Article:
The History section comprises a series of essays prepared exclusively for wagner-tuba.com by Reverend Gregory Thompson, B.A. They are based on an extensive series of articles about the Wagner Tuba by William Melton who kindly gave permission for his articles to be summarized.
The Wagner tuba was conceived by Richard Wagner (1813-1883) in the summer of 1853 when he was exiled in Zurich. He was working on Das Rheingold and envisaged a quartet of instruments which he called Tuben. The opera’s Valhalla motif was initially intended for trombones but then changed to Tuben in the orchestral draft. Wagner probably had in mind the ancient Bronze age Nordic horn, or lur, when he designed the Wagner tuba. The aim was to bridge the gap in timbre between the horn and trombones, and so blend the sounds of the brass section more effectively. Being a smaller sized tuba it would also integrate the sound of the new bass tuba (created in 1835) with that of the horns. The quartet of Wagner tubas would also be able to function on their own as a choir. (Below: Das Rheingold Detail)
The Wagner tuba came to birth against a background of European militarism and national armies which had their own wind bands. There was a concurrent development in all types of brass instruments across the continent, and there are various theories as to which of them inspired Wagner’s new instruments. He certainly had dealings with the firm of Moritz before the Munich performances of Das Rheingold and Die Walküre in 1869-70. Whatever the inspiration, the Wagner tuba undoubtedly started life as a military band horn-substitute and Wagner needed both technical and practical assistance to realize his new instruments and convert them to his requirements. Excerpts from The Ring played in concerts during the 1860s employed band instruments for what Wagner now called his tenor and bass tuba quartet. Finding the right instruments, however, sometimes proved difficult or impossible.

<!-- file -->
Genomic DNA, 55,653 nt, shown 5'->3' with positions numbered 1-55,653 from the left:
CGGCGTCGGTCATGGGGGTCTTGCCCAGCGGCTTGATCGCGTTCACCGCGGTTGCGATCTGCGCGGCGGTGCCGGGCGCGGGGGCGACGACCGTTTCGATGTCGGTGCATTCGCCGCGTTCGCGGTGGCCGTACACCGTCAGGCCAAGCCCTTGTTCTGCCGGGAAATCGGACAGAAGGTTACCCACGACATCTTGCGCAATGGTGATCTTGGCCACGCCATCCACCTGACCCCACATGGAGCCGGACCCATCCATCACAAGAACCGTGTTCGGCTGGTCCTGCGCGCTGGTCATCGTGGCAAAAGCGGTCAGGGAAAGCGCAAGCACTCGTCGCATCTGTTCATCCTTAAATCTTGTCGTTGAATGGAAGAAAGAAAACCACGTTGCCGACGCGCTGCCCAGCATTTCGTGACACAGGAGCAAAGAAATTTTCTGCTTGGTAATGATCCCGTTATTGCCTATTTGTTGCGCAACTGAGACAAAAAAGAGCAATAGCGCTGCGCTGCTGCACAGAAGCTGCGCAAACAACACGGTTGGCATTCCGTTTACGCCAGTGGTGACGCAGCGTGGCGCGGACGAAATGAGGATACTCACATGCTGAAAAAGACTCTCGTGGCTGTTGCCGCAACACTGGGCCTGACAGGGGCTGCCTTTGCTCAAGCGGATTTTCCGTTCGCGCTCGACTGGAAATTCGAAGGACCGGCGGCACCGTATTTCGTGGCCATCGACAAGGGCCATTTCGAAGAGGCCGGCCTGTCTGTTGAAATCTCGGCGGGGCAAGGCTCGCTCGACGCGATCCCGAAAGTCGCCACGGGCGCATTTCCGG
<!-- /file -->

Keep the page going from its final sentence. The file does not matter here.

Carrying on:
Wagner early became dissatisfied with Sax’s products, and while it is thought that the virtuoso hornist Franz Strauss (the father of Richard Strauss) helped him develop his new instruments, it was a different hornist altogether.
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